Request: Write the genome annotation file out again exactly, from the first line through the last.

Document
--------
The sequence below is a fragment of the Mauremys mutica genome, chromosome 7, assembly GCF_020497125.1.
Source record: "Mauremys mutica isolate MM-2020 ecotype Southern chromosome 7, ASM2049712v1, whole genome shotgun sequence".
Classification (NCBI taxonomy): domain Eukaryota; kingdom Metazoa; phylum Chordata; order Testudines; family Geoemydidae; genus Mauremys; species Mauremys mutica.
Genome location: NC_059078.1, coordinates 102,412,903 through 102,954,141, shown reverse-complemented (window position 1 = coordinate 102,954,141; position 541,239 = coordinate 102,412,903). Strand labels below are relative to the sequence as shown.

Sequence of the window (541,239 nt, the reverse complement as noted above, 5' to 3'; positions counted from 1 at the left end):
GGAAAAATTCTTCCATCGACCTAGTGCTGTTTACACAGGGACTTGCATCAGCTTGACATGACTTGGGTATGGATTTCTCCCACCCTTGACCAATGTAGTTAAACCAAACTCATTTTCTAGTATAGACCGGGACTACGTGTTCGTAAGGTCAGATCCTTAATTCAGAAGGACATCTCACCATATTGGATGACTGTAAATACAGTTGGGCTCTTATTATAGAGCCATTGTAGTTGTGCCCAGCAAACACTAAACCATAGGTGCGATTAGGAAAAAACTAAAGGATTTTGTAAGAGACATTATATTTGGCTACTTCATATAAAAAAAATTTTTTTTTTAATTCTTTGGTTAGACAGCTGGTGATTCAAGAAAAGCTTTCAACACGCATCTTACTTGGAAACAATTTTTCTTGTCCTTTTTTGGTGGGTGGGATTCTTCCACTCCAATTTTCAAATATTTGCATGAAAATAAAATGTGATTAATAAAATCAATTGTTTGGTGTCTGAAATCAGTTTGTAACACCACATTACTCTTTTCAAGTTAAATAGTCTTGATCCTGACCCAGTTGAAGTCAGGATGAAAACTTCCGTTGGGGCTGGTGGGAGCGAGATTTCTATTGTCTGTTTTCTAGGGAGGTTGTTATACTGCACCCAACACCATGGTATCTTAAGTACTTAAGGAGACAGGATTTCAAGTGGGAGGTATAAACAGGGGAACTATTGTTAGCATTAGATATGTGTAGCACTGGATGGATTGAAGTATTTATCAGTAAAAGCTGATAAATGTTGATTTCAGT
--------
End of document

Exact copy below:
The sequence below is a fragment of the Mauremys mutica genome, chromosome 7, assembly GCF_020497125.1.
Source record: "Mauremys mutica isolate MM-2020 ecotype Southern chromosome 7, ASM2049712v1, whole genome shotgun sequence".
Classification (NCBI taxonomy): domain Eukaryota; kingdom Metazoa; phylum Chordata; order Testudines; family Geoemydidae; genus Mauremys; species Mauremys mutica.
Genome location: NC_059078.1, coordinates 102,412,903 through 102,954,141, shown reverse-complemented (window position 1 = coordinate 102,954,141; position 541,239 = coordinate 102,412,903). Strand labels below are relative to the sequence as shown.

Sequence of the window (541,239 nt, the reverse complement as noted above, 5' to 3'; positions counted from 1 at the left end):
GGAAAAATTCTTCCATCGACCTAGTGCTGTTTACACAGGGACTTGCATCAGCTTGACATGACTTGGGTATGGATTTCTCCCACCCTTGACCAATGTAGTTAAACCAAACTCATTTTCTAGTATAGACCGGGACTACGTGTTCGTAAGGTCAGATCCTTAATTCAGAAGGACATCTCACCATATTGGATGACTGTAAATACAGTTGGGCTCTTATTATAGAGCCATTGTAGTTGTGCCCAGCAAACACTAAACCATAGGTGCGATTAGGAAAAAACTAAAGGATTTTGTAAGAGACATTATATTTGGCTACTTCATATAAAAAAAATTTTTTTTTTAATTCTTTGGTTAGACAGCTGGTGATTCAAGAAAAGCTTTCAACACGCATCTTACTTGGAAACAATTTTTCTTGTCCTTTTTTGGTGGGTGGGATTCTTCCACTCCAATTTTCAAATATTTGCATGAAAATAAAATGTGATTAATAAAATCAATTGTTTGGTGTCTGAAATCAGTTTGTAACACCACATTACTCTTTTCAAGTTAAATAGTCTTGATCCTGACCCAGTTGAAGTCAGGATGAAAACTTCCGTTGGGGCTGGTGGGAGCGAGATTTCTATTGTCTGTTTTCTAGGGAGGTTGTTATACTGCACCCAACACCATGGTATCTTAAGTACTTAAGGAGACAGGATTTCAAGTGGGAGGTATAAACAGGGGAACTATTGTTAGCATTAGATATGTGTAGCACTGGATGGATTGAAGTATTTATCAGTAAAAGCTGATAAATGTTGATTTCAGT